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TV Series Review

World War II is over. Servicemen are coming home, and their wives and girlfriends—who not only kept the home fires burning but did the homeland's riveting—are relinquishing their jobs and once again contemplating lives as expert homemakers.

Well, most, maybe. Not Peggy Carter.

A longtime agent for the country's Strategic Scientific Reserve, Peggy feels more comfortable with a gun in her hand than a spatula. Besides, her own beau—a nice, uniformed chap named Steve Rogers, aka Captain America—never came home from the war. So why not take a shot at a career? It'll give her a little something to do. Oh, sure, sticking with her job might not change the world, but—

Wait a minute ... in Peggy's case, maybe it will.

Agent Carter, ABC's 2015 dip into the apparently fathomless Marvel pool, showcases a woman making her own way in a seriously testosterone-stoked world. It's not just the bad guys giving her a hard time: They, at least, show Peggy some respect by treating her like the tough, competent threat she is. Her co-workers present a more mundane challenge. Sometimes her fellow agents seem to think she's really best equipped to answer phones and fetch coffee while they do the real work.

Nothing wrong with making coffee, of course. But Peggy knows her true skills and passions lie elsewhere. So she heads out into the wilds of the streets—often without the agency's knowledge—to right wrongs, foil nefarious plots and excise whatever evil might be afoot.

Help along the way comes from fellow agent Daniel Sousa, who sees that Peggy's a true-blue friend and, admittedly, a knockout when she wears that red hat of hers. Also from Jarvis, the butler of her good buddy Howard Stark (Iron Man's dad), who serves as her courteous chauffer, accomplished accomplice and constant comic foil.

Agent Carter is a stylish, sometimes violent romp of a show—a dramatic series with all the action and fun of a 1940s serial, but with modern sensibilities and 21st-century polish (read: more close-ups of the choreographed conflicts). While Marvel's movies are all about high-flying muscular dudes in tights, and TV's Agents of S.H.I.E.L.D. has become a gritty, almost Lost-flavored actioner, Agent Carter is a retro cloak-and-dagger humdinger that, at least early on, seems to carry with it at least a whiff of innocence from its 1940s-era setting.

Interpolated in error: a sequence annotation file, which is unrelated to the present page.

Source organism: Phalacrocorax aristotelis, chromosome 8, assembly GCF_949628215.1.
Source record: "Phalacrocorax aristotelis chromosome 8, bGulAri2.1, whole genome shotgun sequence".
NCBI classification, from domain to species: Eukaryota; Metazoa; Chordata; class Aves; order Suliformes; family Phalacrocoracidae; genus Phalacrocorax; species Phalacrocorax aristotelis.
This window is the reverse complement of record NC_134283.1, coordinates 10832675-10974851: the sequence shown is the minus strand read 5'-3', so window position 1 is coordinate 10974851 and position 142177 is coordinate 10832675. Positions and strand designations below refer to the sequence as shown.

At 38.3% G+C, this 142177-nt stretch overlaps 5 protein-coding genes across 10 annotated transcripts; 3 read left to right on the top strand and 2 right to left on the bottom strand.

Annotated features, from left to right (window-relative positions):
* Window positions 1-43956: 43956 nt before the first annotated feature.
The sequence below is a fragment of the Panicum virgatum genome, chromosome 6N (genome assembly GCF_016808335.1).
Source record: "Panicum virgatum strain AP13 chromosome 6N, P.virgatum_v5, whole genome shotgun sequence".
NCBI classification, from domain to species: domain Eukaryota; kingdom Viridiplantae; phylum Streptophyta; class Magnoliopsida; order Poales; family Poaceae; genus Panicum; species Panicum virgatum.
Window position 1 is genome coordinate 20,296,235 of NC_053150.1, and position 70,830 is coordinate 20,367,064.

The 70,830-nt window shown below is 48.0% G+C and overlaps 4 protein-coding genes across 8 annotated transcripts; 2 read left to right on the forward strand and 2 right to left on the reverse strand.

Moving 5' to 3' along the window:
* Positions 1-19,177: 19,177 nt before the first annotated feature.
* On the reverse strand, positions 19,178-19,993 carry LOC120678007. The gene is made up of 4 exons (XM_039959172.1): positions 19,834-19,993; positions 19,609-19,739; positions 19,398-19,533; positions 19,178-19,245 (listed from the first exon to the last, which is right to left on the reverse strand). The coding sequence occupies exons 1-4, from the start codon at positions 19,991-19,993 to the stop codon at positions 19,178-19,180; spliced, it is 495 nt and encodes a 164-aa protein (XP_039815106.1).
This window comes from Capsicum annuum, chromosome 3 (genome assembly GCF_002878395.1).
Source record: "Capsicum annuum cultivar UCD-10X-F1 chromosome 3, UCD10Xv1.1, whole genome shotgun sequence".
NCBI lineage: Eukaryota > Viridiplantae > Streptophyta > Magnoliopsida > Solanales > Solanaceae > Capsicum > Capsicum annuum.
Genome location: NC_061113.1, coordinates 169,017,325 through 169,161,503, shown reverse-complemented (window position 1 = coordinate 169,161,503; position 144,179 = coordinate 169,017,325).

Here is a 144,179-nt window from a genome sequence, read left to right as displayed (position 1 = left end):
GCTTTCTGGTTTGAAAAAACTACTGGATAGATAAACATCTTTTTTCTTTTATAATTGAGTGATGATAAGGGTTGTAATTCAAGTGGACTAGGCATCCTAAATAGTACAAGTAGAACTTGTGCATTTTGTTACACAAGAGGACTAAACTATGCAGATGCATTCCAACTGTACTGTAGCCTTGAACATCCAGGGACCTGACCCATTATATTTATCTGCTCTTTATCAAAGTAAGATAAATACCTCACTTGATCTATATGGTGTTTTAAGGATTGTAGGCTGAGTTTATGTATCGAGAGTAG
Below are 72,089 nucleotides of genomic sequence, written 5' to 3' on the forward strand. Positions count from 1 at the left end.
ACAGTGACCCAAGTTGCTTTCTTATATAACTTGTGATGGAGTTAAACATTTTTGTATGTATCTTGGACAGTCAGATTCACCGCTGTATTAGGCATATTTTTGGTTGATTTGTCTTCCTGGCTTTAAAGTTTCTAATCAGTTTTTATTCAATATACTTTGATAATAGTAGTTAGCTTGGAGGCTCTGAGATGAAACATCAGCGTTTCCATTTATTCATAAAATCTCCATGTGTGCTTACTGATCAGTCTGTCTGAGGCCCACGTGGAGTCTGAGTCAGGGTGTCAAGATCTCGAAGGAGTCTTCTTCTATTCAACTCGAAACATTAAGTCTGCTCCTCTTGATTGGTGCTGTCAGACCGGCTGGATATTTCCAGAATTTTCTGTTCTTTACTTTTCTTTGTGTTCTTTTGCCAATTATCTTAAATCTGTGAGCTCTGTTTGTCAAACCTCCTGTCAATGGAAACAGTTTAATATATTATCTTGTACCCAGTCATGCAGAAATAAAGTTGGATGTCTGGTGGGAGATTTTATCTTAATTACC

Not that that sort of thing would ever stop Peggy from using her womanly wiles to make headway in her male-centric corner of the superhero universe—and that can mean wearing provocative outfits and smooching the occasional bad guy. And some of her chauvinistic cohorts make lewd comments.

That's too bad. What isn't is Peggy's determination to, despite her lack of superpowers, do the right thing day after day, saving the world one secret mission at a time. And even if her co-workers don't appreciate what a serious force she is, we're meant to make up for it.

Positive Elements

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Additional Comments/Notes

Episode Reviews

Agent-Carter: 1-6-2015



Readability Age Range



Hayley Atwell as Peggy Carter; James D'Arcy as Edwin Jarvis; Chad Michael Murray as Agent Jack Thompson; Enver Gjokaj as Agent Daniel Sousa; Shea Whigham as Chief Roger Dooley; Kyle Bornheimer as Agent Ray Krzeminski






Record Label




On Video

Year Published



Paul Asay

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